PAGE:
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Jody Mussoff

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Jody Mussoff
(Pittsburgh, Pennsylvania, 1952 - )

Jody Mussoff was born in Pittsburgh, Pennsylvania in 1952 to Sam and Lenore Mussoff.(1) Her father, a World War II Army veteran, worked in a variety of capacities including owning and operating a shoe store and working in a sporting goods store. Mussoff says her childhood was "very solid" and that she "had a loving father and mother (and sister) who always supported my artistic talent."(2)
In fact, art always seemed to be a part of Mussoff's life, she remembers beginning to draw around kindergarten or perhaps even earlier.(3) She continued with art classes throughout high school, graduating in 1970 from Allderdice High School in Pittsburgh and continuing on with her first year of college from 1970 to 1971 at the Carnegie-Mellon University in Pittsburgh. This was a pivotal period in Mussoff's life and after a year she decided to take a break from college.(4) Several years later, in 1974 Mussoff moved to Washington D.C and continued her education at the Corcoran School of Art, where she studied until 1976.

Remaining in the DC area, Mussoff currently resides in Riverdale, Maryland with her husband Christopher Wilson. In addition to working as a visual artist Mussoff works at the Smithsonian American Art Museum's Library in catalogue management. She began her library career thirty-five years ago in the Hirshhorn Museum and Sculpture Garden Library.

Mussoff consistently presents her works of art both nationally and internationally. In the 1980s galleries in both Sweden and New York frequently gave her exhibitions and, for twenty years until the gallery's closing in 2001, Mussoff worked with Gallery K in Washington DC. In 2000 Mussoff received a grant from the Maryland State Arts Council and in 2007 the DC Commission for the Arts and Humanities also recognized her artistic contribution to the Washington DC area by awarding her a prize.

Using colored pencil on paper, Mussoff creates stylized figurative drawings. She chose this particular medium as she feels it allows for a more immediate gesture than the process of painting. The fact that pencils are non-toxic is also important to her.(5) In the last few years, Mussoff also began working in ceramic. For her, ceramics allow her to be more whimsical and "has given me a needed break from working only with pencils and paper; it's changed my scale, let me work sculpturally, and lightened the imagery somewhat. I value both ways of working."(6) In addition to her drawings and ceramic work, Mussoff creates book illustrations and cover art, including the covers for a series of books of fiction by Washington area women.(7)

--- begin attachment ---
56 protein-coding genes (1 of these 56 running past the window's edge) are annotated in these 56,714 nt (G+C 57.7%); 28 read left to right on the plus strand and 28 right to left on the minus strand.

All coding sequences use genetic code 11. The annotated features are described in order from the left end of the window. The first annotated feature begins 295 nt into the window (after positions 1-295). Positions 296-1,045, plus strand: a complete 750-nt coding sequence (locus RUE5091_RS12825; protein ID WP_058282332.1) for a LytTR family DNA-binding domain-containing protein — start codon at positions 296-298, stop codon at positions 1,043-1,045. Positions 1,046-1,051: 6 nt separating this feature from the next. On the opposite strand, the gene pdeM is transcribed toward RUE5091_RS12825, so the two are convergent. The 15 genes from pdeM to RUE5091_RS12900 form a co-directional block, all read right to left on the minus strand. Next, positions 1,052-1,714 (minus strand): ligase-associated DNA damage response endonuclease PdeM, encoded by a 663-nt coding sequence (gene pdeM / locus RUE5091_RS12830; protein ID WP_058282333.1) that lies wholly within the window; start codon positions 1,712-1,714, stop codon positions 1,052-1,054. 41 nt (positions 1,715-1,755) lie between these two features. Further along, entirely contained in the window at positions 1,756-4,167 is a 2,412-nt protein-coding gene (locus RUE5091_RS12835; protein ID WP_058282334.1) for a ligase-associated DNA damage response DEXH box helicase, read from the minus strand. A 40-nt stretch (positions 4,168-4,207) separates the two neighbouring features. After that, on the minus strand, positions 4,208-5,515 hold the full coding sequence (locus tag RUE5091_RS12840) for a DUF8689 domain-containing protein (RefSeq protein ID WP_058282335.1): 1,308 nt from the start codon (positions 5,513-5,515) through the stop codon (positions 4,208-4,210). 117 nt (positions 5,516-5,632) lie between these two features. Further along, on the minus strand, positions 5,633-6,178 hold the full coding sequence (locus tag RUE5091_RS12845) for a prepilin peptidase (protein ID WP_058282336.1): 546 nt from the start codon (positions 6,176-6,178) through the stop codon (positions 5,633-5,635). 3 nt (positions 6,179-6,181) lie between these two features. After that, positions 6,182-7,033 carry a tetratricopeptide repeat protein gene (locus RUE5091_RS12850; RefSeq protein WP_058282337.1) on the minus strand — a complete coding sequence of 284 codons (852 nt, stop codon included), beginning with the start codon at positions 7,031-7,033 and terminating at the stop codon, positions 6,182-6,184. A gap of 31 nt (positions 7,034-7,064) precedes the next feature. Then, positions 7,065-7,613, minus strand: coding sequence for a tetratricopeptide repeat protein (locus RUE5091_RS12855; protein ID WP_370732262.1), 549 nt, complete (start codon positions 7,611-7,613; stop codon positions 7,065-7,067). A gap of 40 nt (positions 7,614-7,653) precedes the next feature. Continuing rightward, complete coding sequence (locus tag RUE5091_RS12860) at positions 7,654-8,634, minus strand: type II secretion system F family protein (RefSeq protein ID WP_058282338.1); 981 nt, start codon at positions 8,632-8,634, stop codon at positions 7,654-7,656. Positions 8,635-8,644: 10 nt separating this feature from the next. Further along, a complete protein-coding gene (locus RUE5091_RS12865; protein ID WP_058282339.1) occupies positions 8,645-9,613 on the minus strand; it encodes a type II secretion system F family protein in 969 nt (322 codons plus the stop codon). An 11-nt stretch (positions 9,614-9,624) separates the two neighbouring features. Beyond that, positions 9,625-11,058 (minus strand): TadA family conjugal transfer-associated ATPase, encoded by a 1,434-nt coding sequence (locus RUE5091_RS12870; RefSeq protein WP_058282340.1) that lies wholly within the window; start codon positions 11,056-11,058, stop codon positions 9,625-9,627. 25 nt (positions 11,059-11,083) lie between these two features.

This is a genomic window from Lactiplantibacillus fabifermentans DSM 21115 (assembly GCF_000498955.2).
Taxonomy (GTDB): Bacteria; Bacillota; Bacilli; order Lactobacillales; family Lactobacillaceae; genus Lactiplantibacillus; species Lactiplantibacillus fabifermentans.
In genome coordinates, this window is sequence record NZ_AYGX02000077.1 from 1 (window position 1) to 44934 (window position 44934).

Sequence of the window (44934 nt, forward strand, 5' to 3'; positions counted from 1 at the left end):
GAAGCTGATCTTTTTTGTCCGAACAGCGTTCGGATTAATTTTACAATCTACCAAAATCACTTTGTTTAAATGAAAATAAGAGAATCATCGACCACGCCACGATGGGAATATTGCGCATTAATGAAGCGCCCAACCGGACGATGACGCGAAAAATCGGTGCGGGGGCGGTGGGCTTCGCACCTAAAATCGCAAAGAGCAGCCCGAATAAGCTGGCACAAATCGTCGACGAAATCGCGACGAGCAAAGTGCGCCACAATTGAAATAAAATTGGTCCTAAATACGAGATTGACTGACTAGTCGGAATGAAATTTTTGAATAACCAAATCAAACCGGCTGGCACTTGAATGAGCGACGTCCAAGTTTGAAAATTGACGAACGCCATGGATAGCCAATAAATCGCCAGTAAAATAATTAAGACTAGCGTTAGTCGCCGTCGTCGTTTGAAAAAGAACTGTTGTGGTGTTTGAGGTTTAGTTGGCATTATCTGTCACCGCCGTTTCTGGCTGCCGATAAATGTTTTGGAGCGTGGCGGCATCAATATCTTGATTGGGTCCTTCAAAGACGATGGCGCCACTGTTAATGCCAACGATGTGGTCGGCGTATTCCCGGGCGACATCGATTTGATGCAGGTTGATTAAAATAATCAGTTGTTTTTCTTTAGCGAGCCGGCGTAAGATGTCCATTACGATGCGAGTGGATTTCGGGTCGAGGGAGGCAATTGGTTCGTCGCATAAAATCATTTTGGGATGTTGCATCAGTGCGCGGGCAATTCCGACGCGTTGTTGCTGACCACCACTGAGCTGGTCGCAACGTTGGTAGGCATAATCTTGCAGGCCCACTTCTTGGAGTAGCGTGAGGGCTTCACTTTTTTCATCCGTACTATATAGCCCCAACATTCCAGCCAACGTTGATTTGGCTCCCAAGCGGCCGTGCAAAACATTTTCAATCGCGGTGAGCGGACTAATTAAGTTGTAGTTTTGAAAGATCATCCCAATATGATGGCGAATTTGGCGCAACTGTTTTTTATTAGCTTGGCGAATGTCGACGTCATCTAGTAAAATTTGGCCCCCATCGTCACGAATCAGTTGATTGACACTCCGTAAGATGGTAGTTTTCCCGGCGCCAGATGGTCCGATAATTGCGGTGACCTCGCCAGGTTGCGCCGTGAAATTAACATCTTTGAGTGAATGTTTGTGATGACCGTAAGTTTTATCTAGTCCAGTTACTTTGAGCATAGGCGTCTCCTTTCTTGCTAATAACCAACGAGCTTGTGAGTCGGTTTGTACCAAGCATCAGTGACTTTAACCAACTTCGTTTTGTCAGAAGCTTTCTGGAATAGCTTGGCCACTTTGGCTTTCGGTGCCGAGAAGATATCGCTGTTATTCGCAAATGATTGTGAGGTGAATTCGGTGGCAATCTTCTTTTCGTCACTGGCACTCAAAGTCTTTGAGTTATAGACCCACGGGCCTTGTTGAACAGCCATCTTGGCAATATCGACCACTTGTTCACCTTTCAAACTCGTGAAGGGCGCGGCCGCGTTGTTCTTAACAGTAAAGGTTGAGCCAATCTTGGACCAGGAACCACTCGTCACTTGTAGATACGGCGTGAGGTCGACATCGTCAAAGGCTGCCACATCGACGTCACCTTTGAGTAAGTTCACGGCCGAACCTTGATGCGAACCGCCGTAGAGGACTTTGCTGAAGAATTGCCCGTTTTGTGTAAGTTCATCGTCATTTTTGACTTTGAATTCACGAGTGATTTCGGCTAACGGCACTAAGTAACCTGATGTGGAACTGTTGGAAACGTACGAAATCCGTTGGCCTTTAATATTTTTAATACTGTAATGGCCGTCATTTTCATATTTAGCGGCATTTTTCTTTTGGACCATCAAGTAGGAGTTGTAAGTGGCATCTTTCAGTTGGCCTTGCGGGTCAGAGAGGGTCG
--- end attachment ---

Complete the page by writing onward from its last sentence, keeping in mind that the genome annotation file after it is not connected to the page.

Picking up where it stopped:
As a young girl, paintings by Edgar Degas (French, 1834–1917) and Vincent van Gogh (Dutch, 1853–1890) drew her in and, as an adult, the works of Francis Bacon (British, 1909–1992) and Egon Schiele (Austrian, 1890–1918) provided inspiration. In fact, while Mussoff's works have a distinct quality, her inspirations are evident. Mussoff's depictions of women demonstrate movements that recall Degas's dancers, her sure and assertive placement of lines relate to van Gogh's energetic paint strokes, while her depictions of emotional states allude to the figurative works of both Bacon and Schiele. Mussoff's images of women stem from her imagination; in fact they essentially function as self-portraits portraying various alter egos that Mussoff creates to "create a narrative that feels right and is important to me as I try to come to terms with living."(8) By building vivid color up through simple lines and a process of cross-hatching Mussoff adds a theatrical quality to her illustrative images of young girls and women. Artist and critic Joe Shannon agrees, stating, "Mussoff's is contour drawing, not particularly volumetric; it is, however, alive with multicolored hatching that provides an unreal light consistent with the Prismacolor rendering of reflections. This hatching has the zany effect of light thrown by theatrical gels; again, the artificial, the theatrical, is stressed. This distances reality as it emphasizes it."(9) Adding to the surreal nature of her work and accompanying the women are dogs, birds and other animals that Mussoff often incorporates into her images. "I feel very close to animals—they are so much more perfect than humans! The animal/human relationship in my drawings is very provocative to me."(10) Mussoff positions each of her figures, human or animal, on a white field created by the paper. They appear to have odd interactions with each other and by isolating her subjects and removing contextual information Mussoff creates a fantastical setting that invokes a psychological space. Her women appear to be lost in an ambiguous private world in situations that at first glance may seem humorous, yet a sense of tension or anxiety often seeps through.
(1) Primary sources for this essay come from the following a variety of artists reviews along with e-mail correspondence with the artist. See Artist's Vertical File, MMFA Library and MMFA Objects Record File, 2011.6. (2) E-mail correspondence between author and artist, March 8, 2012. (3) Ibid. (4) Looking back, Mussoff says that leaving schools was "a good thing." Ibid. (5) Ibid. (6) Artist Statement,; accessed March 15, 2012. (7) "Electric Grace: Still More Fiction by Washington Area Women" (2007); "Enhanced Gravity: More Fiction by Washington Area Women" (2006), and "Grace and Gravity: Fiction by Washington Area Women" (2004). (8) Artist Statement,; accessed March 15, 2012. (9) Joe Shannon, "Jody Mussoff at Monique Knowlton," Art in America, September 1983, p. 177 J.Jankauskas 3.2012

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